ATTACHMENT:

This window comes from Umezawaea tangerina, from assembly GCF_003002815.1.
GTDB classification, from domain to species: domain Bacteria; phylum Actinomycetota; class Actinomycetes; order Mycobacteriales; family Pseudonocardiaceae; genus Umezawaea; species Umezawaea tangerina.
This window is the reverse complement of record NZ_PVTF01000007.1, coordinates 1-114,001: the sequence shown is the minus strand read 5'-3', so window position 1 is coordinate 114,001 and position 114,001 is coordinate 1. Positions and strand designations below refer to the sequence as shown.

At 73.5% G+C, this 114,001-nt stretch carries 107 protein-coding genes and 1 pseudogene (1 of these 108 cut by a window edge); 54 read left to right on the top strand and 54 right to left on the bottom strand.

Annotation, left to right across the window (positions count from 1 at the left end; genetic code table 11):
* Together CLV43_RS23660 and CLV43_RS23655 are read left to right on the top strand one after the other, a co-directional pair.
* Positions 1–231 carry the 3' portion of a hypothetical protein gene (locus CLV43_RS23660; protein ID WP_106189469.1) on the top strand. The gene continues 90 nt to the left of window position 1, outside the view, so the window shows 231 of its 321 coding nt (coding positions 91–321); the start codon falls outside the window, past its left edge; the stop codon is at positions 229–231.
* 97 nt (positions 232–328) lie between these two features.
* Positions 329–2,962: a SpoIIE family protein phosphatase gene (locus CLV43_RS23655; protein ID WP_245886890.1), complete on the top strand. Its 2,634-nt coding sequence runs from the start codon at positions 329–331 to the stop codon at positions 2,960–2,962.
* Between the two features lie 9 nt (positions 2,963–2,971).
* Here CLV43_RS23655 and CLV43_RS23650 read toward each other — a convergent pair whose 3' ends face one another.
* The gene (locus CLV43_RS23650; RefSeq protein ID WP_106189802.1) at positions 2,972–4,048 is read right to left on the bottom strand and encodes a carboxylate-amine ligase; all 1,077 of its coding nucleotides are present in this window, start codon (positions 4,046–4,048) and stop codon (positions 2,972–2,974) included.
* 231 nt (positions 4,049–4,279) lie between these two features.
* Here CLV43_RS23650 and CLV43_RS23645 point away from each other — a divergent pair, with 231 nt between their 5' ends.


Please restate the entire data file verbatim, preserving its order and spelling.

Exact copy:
This window comes from Umezawaea tangerina, from assembly GCF_003002815.1.
GTDB classification, from domain to species: domain Bacteria; phylum Actinomycetota; class Actinomycetes; order Mycobacteriales; family Pseudonocardiaceae; genus Umezawaea; species Umezawaea tangerina.
This window is the reverse complement of record NZ_PVTF01000007.1, coordinates 1-114,001: the sequence shown is the minus strand read 5'-3', so window position 1 is coordinate 114,001 and position 114,001 is coordinate 1. Positions and strand designations below refer to the sequence as shown.

At 73.5% G+C, this 114,001-nt stretch carries 107 protein-coding genes and 1 pseudogene (1 of these 108 cut by a window edge); 54 read left to right on the top strand and 54 right to left on the bottom strand.

Annotation, left to right across the window (positions count from 1 at the left end; genetic code table 11):
* Together CLV43_RS23660 and CLV43_RS23655 are read left to right on the top strand one after the other, a co-directional pair.
* Positions 1–231 carry the 3' portion of a hypothetical protein gene (locus CLV43_RS23660; protein ID WP_106189469.1) on the top strand. The gene continues 90 nt to the left of window position 1, outside the view, so the window shows 231 of its 321 coding nt (coding positions 91–321); the start codon falls outside the window, past its left edge; the stop codon is at positions 229–231.
* 97 nt (positions 232–328) lie between these two features.
* Positions 329–2,962: a SpoIIE family protein phosphatase gene (locus CLV43_RS23655; protein ID WP_245886890.1), complete on the top strand. Its 2,634-nt coding sequence runs from the start codon at positions 329–331 to the stop codon at positions 2,960–2,962.
* Between the two features lie 9 nt (positions 2,963–2,971).
* Here CLV43_RS23655 and CLV43_RS23650 read toward each other — a convergent pair whose 3' ends face one another.
* The gene (locus CLV43_RS23650; RefSeq protein ID WP_106189802.1) at positions 2,972–4,048 is read right to left on the bottom strand and encodes a carboxylate-amine ligase; all 1,077 of its coding nucleotides are present in this window, start codon (positions 4,046–4,048) and stop codon (positions 2,972–2,974) included.
* 231 nt (positions 4,049–4,279) lie between these two features.
* Here CLV43_RS23650 and CLV43_RS23645 point away from each other — a divergent pair, with 231 nt between their 5' ends.